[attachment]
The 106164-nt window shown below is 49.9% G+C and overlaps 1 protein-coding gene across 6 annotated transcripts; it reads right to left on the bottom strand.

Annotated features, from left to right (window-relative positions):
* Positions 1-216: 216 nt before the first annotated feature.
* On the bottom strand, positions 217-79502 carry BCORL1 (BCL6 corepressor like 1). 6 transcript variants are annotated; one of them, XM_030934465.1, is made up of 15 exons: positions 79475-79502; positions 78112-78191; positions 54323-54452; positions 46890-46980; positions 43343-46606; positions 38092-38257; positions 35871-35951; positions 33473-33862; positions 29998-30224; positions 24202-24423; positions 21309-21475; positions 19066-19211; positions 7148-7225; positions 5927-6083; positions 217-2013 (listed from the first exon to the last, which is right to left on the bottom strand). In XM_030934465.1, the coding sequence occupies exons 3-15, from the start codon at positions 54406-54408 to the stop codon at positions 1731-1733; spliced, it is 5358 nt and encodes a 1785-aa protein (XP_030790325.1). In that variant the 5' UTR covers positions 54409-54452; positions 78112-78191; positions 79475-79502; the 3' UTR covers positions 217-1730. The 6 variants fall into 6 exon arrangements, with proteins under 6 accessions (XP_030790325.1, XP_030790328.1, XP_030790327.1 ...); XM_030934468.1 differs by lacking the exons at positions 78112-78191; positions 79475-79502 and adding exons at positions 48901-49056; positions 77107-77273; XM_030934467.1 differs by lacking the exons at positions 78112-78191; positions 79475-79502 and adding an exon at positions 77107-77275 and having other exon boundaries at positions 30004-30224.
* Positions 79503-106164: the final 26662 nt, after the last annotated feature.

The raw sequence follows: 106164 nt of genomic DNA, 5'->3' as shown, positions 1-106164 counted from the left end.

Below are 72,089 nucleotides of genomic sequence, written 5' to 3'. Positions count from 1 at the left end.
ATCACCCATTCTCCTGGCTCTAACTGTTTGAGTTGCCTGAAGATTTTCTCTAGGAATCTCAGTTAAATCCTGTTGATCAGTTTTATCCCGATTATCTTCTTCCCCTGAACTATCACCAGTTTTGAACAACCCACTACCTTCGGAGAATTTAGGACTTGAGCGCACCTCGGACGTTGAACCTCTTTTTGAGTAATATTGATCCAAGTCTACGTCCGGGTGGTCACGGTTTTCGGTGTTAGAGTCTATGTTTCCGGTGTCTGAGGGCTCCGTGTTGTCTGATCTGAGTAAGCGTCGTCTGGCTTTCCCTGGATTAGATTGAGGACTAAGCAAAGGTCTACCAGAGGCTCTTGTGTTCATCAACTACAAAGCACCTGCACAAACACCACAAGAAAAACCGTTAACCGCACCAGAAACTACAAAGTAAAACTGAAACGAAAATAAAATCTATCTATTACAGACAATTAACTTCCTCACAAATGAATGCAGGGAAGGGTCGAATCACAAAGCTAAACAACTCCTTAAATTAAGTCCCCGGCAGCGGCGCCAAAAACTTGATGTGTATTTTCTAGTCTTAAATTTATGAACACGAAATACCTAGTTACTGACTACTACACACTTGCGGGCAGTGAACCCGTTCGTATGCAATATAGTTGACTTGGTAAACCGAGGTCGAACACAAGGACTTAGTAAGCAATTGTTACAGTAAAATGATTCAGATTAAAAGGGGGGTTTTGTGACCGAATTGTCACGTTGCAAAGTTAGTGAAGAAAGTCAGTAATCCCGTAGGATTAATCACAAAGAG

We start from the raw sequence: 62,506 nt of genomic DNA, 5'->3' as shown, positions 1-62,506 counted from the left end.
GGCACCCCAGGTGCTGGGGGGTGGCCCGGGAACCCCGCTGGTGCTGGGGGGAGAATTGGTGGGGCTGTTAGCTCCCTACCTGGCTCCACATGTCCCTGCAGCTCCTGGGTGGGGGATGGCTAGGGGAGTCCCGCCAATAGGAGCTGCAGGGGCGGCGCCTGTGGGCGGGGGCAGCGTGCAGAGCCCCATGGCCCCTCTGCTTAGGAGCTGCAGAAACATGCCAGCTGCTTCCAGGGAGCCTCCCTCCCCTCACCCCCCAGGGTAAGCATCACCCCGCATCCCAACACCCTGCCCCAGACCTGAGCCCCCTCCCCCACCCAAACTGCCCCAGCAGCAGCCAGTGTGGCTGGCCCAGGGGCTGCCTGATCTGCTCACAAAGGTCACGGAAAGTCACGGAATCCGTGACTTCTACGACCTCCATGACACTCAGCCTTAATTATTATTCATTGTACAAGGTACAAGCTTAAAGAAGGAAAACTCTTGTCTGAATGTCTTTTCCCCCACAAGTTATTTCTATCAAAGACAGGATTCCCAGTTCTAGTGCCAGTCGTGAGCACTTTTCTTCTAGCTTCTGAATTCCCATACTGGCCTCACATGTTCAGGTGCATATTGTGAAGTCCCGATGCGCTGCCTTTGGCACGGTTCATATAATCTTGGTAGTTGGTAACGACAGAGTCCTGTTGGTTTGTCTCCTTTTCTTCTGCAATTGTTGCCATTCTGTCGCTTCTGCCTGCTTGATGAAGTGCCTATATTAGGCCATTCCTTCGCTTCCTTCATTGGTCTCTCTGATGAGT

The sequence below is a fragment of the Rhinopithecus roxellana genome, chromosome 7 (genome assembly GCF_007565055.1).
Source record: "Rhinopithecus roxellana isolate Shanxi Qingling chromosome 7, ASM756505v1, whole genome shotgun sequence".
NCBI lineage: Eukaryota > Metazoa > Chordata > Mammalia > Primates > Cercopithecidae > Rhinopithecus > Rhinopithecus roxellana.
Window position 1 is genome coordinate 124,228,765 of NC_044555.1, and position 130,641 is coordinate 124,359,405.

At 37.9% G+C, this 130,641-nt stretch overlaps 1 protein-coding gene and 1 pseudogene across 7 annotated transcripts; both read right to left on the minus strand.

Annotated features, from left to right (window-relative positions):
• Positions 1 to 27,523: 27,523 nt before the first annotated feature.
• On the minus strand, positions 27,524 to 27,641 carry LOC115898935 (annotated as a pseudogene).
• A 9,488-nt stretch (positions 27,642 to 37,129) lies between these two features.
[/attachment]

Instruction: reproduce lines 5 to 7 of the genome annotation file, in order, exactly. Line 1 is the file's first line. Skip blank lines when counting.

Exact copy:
* Positions 79503-106164: the final 26662 nt, after the last annotated feature.

The raw sequence follows: 106164 nt of genomic DNA, 5'->3' as shown, positions 1-106164 counted from the left end.

Below are 72,089 nucleotides of genomic sequence, written 5' to 3'. Positions count from 1 at the left end.